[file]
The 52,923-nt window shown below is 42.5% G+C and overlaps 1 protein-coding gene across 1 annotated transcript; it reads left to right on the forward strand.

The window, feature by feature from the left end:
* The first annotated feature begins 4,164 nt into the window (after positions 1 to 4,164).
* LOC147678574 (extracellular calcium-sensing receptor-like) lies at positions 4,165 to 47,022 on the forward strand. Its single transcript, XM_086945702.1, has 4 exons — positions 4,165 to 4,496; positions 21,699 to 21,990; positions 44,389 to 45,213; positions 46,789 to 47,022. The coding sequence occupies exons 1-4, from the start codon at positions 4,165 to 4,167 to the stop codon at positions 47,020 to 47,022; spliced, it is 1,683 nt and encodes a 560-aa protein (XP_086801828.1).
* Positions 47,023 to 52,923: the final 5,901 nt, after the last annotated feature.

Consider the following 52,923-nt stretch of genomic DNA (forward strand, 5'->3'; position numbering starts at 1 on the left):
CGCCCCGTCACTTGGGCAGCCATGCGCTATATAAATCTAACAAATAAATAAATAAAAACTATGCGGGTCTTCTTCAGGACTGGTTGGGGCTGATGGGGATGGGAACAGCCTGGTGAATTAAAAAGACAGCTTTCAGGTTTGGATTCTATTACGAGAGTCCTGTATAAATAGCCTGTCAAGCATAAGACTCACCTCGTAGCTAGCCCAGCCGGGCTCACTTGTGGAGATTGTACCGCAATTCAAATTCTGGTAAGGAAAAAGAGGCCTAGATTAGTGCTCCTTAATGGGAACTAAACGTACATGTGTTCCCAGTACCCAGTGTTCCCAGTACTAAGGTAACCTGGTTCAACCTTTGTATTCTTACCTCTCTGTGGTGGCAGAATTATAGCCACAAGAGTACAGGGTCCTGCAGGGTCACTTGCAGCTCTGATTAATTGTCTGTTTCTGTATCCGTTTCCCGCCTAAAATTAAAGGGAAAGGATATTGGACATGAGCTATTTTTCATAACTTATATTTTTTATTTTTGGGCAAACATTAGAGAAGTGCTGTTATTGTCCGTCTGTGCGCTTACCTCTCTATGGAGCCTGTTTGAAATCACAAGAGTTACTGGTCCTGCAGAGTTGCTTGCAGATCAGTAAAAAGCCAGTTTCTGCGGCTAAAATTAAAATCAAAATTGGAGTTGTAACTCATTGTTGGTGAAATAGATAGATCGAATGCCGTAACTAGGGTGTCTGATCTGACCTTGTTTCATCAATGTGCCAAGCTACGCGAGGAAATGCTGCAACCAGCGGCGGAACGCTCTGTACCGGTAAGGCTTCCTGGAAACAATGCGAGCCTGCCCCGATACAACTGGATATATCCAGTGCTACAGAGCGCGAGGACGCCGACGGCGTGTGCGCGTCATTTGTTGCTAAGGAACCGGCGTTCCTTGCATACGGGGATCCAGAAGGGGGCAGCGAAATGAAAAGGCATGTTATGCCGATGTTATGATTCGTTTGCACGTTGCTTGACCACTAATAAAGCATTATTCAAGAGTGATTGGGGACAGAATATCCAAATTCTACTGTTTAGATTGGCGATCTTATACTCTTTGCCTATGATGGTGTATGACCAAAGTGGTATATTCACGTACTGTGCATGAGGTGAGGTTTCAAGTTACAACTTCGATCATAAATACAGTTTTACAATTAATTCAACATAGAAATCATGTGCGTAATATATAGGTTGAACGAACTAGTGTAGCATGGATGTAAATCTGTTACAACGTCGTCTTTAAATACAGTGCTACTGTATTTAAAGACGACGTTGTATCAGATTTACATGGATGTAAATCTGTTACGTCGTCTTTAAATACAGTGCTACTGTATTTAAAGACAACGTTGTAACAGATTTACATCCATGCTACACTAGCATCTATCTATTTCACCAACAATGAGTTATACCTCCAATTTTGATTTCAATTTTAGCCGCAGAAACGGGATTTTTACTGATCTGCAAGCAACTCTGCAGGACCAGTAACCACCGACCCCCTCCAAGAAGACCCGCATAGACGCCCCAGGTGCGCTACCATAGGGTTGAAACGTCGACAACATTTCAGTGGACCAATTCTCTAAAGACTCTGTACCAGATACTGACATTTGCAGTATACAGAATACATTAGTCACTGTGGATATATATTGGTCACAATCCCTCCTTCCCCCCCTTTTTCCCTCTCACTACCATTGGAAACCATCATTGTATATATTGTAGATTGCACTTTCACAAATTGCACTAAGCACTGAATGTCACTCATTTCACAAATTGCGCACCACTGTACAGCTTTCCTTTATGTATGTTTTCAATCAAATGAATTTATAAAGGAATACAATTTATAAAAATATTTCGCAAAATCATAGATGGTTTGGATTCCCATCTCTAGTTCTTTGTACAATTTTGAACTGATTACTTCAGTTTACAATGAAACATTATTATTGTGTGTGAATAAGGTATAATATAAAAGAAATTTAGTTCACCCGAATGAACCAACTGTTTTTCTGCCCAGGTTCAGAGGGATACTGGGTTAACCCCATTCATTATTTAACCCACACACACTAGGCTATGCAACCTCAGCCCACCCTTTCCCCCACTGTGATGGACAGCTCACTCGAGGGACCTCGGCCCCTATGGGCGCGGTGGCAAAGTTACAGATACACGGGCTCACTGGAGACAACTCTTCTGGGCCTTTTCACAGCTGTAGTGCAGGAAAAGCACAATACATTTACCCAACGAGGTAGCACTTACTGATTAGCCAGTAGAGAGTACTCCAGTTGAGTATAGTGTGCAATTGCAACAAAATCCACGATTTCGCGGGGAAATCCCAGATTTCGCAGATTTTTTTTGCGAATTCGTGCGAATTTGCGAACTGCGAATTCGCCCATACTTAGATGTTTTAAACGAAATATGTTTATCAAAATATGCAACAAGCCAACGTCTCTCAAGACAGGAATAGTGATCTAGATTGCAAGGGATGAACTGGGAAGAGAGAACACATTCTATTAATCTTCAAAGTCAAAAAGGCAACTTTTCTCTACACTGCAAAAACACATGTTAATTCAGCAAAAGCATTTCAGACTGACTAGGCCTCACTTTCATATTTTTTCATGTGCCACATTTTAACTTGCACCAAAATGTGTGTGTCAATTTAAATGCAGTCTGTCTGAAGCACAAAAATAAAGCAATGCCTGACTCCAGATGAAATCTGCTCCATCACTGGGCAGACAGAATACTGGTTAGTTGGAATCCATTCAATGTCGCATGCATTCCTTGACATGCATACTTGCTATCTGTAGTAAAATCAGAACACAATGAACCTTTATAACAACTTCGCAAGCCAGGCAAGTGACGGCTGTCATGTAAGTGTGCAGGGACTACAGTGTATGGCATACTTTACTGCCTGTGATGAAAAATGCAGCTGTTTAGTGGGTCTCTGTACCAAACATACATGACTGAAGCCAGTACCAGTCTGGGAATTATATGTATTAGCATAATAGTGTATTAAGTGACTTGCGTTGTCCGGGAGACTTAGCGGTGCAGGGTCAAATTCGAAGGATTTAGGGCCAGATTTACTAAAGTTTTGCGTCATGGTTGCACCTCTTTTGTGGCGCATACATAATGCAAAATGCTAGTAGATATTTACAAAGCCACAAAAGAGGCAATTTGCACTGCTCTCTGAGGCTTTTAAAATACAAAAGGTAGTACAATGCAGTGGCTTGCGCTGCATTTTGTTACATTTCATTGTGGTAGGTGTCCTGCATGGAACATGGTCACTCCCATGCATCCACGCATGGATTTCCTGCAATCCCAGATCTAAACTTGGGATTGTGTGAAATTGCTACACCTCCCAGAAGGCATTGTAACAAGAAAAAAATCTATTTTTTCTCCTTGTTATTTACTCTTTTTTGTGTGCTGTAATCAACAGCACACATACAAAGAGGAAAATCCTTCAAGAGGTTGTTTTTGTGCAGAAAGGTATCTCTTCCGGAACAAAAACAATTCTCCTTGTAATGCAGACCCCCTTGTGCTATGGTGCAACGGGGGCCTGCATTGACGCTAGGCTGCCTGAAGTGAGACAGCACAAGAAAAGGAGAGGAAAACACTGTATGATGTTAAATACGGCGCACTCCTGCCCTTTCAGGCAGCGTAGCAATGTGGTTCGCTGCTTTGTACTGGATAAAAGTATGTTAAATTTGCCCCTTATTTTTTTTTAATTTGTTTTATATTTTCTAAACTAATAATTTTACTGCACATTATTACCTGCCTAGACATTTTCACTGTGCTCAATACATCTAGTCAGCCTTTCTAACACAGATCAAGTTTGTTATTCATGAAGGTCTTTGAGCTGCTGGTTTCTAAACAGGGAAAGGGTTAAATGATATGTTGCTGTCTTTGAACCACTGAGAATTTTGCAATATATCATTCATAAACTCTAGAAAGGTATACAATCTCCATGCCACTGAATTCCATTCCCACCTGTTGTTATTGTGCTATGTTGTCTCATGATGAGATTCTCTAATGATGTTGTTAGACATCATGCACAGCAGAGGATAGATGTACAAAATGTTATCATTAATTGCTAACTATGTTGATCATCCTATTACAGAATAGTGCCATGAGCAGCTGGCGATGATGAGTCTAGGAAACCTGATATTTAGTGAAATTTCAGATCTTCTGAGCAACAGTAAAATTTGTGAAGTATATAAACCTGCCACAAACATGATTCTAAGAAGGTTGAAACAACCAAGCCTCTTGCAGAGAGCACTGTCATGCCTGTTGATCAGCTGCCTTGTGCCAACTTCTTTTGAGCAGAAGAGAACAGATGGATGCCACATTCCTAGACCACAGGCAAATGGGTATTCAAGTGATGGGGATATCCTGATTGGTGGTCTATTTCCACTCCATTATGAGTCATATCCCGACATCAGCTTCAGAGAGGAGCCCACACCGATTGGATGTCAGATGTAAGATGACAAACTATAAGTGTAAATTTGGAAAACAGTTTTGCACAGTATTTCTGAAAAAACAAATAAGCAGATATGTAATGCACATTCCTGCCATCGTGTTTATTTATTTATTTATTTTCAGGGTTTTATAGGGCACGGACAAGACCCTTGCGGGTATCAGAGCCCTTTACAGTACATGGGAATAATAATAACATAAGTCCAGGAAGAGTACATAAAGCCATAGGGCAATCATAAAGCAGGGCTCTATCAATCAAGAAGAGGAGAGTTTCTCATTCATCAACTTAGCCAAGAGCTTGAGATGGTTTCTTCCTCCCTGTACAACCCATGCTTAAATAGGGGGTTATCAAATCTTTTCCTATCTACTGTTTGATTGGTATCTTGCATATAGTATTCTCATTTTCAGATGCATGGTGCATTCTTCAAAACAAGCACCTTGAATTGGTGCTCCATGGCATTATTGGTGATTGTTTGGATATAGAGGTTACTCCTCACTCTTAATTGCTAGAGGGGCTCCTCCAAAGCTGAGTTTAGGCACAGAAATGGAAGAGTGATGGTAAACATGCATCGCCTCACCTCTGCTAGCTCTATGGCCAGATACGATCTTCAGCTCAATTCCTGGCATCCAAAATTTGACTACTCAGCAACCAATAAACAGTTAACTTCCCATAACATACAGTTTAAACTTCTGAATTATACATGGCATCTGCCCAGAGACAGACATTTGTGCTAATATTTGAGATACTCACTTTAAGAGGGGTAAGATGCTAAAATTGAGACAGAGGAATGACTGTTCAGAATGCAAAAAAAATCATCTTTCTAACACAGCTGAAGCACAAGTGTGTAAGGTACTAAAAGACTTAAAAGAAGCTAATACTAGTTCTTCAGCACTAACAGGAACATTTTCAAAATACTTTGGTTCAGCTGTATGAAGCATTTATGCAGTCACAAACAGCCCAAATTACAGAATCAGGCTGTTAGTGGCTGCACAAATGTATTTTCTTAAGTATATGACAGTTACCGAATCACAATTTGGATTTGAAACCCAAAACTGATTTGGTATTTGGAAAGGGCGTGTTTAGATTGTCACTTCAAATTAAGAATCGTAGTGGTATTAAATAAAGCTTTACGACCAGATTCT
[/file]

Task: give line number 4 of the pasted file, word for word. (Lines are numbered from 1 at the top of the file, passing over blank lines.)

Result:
* LOC147678574 (extracellular calcium-sensing receptor-like) lies at positions 4,165 to 47,022 on the forward strand. Its single transcript, XM_086945702.1, has 4 exons — positions 4,165 to 4,496; positions 21,699 to 21,990; positions 44,389 to 45,213; positions 46,789 to 47,022. The coding sequence occupies exons 1-4, from the start codon at positions 4,165 to 4,167 to the stop codon at positions 47,020 to 47,022; spliced, it is 1,683 nt and encodes a 560-aa protein (XP_086801828.1).